UN aid chief calls for restart of development aid to Afghanistan

UNITED NATIONS, Aug 29 (Reuters) – Countries should resume some of the development aid for impoverished Afghanistan that was cut off a year ago when the Taliban took power, the head of the country said on Monday. help from the UN, while the United States has asked Russia and China to “put your money where your mouth is.”

Afghanistan has long relied heavily on development aid, which was reduced when the international community demanded that the Taliban respect human rights, especially girls and women whose access to work and school was limited by the Islamists.

“Poverty is getting worse, the population continues to grow and the de facto authorities have no budget to invest in their own future. It is clear to us that part of the development aid must be restarted”, UN aid chief Martin Griffiths told the UN Security Council. .

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More than half of Afghanistan’s 39 million people need humanitarian aid and six million are at risk of starvation, Griffiths said. It is estimated that more than a million children “suffer from the most severe and life-threatening form of malnutrition” and could die without proper treatment, he said.

“The de facto authorities of Afghanistan must also do their part. Interference and bureaucratic procedures slow down humanitarian assistance when it is most needed. Women aid workers … must be allowed to work unhindered and in complete safety. safety. And girls must be allowed to continue their education,” he said.

The Taliban have not been officially recognized by any foreign government and are still subject to international sanctions which the United Nations and aid groups say are now hampering humanitarian operations in Afghanistan.

‘ACT RATHER THAN TALK’

International banks are reluctant to breach sanctions and the United Nations and aid groups have struggled to get enough money into the country over the past year.

“Humanitarians have provided over $1 billion in cash to support program delivery, but the cash and banking crisis continues to impact aid delivery and daily life. Afghans,” Griffiths said.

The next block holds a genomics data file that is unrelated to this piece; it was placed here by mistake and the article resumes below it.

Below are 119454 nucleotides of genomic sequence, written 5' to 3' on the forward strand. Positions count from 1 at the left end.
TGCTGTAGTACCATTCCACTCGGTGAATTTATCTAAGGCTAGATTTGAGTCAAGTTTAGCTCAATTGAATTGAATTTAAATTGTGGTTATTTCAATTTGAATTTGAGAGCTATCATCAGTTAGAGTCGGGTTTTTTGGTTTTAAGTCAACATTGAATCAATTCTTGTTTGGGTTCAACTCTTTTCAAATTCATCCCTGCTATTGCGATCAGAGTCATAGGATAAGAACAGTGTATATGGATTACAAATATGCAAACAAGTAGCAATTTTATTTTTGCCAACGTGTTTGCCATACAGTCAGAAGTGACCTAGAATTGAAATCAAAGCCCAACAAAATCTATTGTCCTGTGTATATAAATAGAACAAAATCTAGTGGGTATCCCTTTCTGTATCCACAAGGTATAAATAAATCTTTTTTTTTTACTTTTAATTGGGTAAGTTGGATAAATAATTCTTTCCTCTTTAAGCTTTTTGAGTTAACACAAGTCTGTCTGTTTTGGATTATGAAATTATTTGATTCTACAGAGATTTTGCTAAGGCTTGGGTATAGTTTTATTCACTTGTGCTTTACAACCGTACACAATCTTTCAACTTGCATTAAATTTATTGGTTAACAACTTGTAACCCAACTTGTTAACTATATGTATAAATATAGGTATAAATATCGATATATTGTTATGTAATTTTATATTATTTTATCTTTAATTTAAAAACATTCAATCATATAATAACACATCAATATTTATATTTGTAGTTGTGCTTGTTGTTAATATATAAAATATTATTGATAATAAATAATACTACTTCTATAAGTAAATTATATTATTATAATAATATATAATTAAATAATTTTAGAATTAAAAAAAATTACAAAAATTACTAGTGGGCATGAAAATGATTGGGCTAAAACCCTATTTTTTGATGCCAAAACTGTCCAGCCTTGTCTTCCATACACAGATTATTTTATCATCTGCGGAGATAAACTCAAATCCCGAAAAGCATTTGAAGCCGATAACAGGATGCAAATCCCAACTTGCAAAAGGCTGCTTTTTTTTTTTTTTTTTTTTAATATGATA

The United Nations has attempted to launch a system – described as a Humanitarian Exchange Facility (HEF) – to exchange millions of dollars of aid for Afghan currency as part of a plan to stem aid and economic crises and to circumvent the Taliban leaders.

Griffiths said that plan was “still in deliberation” with the Taliban.

Billions of dollars in Afghan central bank reserves, held mostly in the United States, have also been frozen by foreign governments to prevent it from falling into the hands of the Taliban. Russia and China have requested that these funds be released.

US Ambassador to the United Nations Linda Thomas-Greenfield said, “No country serious about containing terrorism in Afghanistan would advocate giving the Taliban instant and unconditional access to billions in assets.”

Afghanistan’s central bank “was drained a long time ago” and cannot currently conduct responsible monetary policy, she said, citing a lack of credible systems to combat money laundering and terrorist financing .

Thomas-Greenfield said the United States was the largest aid donor to Afghanistan and called on Russia and China: “If you want to talk about how Afghanistan needs help, that’s is fine. But we humbly suggest you put your money where your mouth is.”

Russia and China rejected his remarks.

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Reporting by Michelle Nichols, editing by Deepa Babington and David Gregorio

Our standards: The Thomson Reuters Trust Principles.

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